Can someone 'splain the Cheney/Wyoming/Texas electors deal?

The firm Justice Scalia’s son works for has set up several safeguards. Eugene Scalia does not work on any issues related to the representation of Bush.

Almost all of the Justices have sons, daughters or spouses who work for law firms. The mere fact that a relative works for a law firm is not grounds for recusal. Pretty much every single legal ethicist has found no problem with the situation.

I know that emotions run high in these debates, but to imply dishonesty without an understanding of all of the facts is irresponsible.

Oh, ye cats and little fishes!

Get real! This whole “residency” crapola is just left overs from the horse and buggy days. Cheney responded to it just for formalities sake, no one in thier right mind thinks for two seconds that it has any weight. Cheney represents the Sovereign State of Money. Wyoming, Texas, tomato, tomato.

George the Elder, from Kennebunkport, Texas, claimed a Houston hotel room as his residence, for crying out loud. Its on a par with Al being a tobacco-growing ridge runner from Tennessee. Balderdash, sir! Tommyrot!

If Boies tried to bring that up to the Supremes, Scalia would leap over the desk, rip his beating heart from his chest and gnaw on it! It’s the equivalent to the law about someone preceding an automobile waving a red flag so as not to scare the horses! I bow to no one in my flaming partisanship, but this is a joke! Just another charming, anachronistic remnant of the Original Daddys.

Of course, if one were an strict Constructionist…

Where’s Counselor DS? Build us a case!

Now, as to that stuff about the firm that “cleaned up” the voter rolls in Florida. I have heard mention of it second hand, where do I get the info? Haven’t had my morning dose of partisan outrage, that should do nicely. Commissar Stoidela?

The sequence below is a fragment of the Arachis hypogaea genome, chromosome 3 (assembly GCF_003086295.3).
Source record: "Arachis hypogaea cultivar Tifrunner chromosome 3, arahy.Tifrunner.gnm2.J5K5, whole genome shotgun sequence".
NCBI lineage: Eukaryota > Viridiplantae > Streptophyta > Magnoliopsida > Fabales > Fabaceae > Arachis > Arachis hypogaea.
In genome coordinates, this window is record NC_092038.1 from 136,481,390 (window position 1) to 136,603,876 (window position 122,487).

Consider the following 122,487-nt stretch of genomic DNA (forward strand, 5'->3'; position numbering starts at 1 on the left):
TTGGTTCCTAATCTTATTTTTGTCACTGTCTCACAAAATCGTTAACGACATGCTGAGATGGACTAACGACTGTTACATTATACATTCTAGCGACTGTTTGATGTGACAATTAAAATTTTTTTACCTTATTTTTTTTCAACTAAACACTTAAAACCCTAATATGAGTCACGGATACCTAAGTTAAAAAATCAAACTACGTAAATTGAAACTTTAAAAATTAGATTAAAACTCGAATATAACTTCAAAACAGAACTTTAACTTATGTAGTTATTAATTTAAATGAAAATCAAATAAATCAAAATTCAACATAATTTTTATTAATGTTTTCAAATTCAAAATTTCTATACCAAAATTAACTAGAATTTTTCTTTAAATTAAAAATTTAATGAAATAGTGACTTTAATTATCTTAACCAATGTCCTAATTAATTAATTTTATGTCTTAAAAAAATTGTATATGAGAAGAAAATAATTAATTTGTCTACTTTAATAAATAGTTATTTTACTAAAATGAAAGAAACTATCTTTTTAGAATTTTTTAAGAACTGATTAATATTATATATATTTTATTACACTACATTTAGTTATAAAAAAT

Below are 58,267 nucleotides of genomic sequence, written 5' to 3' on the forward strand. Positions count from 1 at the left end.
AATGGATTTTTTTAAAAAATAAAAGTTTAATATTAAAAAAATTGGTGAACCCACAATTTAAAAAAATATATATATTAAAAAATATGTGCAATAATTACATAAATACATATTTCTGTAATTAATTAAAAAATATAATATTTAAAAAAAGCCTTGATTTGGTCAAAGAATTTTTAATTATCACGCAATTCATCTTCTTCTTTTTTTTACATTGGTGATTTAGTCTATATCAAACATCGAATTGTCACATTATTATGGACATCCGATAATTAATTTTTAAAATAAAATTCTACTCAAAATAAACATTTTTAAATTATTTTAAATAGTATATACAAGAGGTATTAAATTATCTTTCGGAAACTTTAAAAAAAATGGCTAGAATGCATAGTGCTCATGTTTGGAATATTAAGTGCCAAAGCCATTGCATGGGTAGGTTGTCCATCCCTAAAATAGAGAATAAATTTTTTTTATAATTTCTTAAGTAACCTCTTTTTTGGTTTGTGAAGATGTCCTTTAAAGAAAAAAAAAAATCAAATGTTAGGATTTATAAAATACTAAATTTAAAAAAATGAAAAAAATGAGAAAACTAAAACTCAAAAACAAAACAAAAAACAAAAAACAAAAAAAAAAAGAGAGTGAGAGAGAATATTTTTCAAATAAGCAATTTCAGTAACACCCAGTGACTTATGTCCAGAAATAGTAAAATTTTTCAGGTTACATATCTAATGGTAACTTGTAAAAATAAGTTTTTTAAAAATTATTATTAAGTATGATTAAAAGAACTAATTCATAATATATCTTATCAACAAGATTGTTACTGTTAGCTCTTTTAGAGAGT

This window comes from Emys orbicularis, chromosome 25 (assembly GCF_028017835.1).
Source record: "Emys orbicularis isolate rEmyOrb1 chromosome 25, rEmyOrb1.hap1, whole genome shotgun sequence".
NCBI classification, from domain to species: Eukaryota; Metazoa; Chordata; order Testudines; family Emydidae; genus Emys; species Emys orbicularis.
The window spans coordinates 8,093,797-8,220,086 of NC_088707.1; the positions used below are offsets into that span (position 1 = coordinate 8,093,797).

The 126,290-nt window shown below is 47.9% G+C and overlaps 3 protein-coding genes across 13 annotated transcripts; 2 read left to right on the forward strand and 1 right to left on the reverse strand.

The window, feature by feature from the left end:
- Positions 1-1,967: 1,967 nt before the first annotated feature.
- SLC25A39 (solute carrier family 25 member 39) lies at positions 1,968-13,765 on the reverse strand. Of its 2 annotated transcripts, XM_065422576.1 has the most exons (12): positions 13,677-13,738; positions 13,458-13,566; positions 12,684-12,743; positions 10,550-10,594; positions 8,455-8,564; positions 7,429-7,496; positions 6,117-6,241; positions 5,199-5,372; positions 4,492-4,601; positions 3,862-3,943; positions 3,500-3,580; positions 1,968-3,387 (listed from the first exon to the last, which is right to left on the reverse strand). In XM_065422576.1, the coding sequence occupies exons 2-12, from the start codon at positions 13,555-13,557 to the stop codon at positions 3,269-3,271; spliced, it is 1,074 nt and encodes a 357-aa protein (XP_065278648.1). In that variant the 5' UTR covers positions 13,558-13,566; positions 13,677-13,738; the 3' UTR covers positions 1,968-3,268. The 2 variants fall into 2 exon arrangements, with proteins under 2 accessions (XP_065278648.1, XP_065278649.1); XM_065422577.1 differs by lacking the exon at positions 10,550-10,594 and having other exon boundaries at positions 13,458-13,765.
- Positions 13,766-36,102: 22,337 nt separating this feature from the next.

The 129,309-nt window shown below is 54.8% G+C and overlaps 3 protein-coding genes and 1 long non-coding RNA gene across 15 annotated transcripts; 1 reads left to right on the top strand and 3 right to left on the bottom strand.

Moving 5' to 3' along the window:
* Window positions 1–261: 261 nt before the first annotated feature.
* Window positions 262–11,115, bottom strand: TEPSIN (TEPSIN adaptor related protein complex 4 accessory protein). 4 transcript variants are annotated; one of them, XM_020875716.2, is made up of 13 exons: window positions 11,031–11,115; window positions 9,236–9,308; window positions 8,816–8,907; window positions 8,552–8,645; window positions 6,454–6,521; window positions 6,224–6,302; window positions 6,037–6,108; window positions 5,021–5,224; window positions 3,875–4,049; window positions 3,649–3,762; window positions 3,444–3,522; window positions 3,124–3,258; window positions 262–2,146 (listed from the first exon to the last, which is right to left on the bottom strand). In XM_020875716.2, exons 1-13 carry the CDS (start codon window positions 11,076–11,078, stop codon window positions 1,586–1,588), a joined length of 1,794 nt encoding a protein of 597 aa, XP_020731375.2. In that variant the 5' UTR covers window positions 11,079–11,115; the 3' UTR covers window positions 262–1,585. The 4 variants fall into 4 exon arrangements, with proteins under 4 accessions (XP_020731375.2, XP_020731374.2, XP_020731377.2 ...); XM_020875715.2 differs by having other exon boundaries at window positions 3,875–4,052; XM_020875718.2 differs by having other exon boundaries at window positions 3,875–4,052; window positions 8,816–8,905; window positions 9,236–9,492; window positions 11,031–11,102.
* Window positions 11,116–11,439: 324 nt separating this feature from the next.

The following definitions from the web site


While minor semantic differences can be detected, in their basic concept these two terms are identical. This does not mean they have legal equivalence, as you might expect; the law, sir, is an ass. (God, I wish I had thought of that summation! :wink: ) As an example, I resided in California while clearly inhabiting New York during college, except for summers when I inhabited California (not counting the one summer spent in Eastern Tennessee; don’t ask).

Tejota asserts without offering proof that there is some legally different meaning to ‘inhabitant’. I won’t say that is incorrect; I don’t know. I haven’t ever run across any law where the word ‘inhabitant’ had enough legal value to make litigating its meaning worthwhile, while as we know, ‘resident’ has been litigated to death. Some people have any number of potential legal residences; in the example I gave above, New York would have been a legal residence had I wanted it to be (imagine, I preferred voting in California, YIKES!). As a broad generalization, one that can’t be said to have no exceptions, you can’t have more than one legal residence, from among the various candidates, for any given purpose (this prevents me from voting in multiple jurisdictions, unless I’m a Democrat and living in Florida :wink: )

As to the Twelfth Amendment, there has been no litigation on the meaning of ‘inhabit’ before this election. I suppose it isn’t too surprising that we managed to litigate that issue, too, this year. Given that all it means is that the electors would simply have to vote for some other vice-presidential candidate, meaning that Mr. Bush would simply ask Mr. Cheney to step aside and invite someone else to the party, I’m not sure why anyone would care…
I hope that wasn’t too condescending an answer… :wink:

I had posted a link somewheres…the orginal story is on Salon. I think I looked up the word “felon” and it popped right up.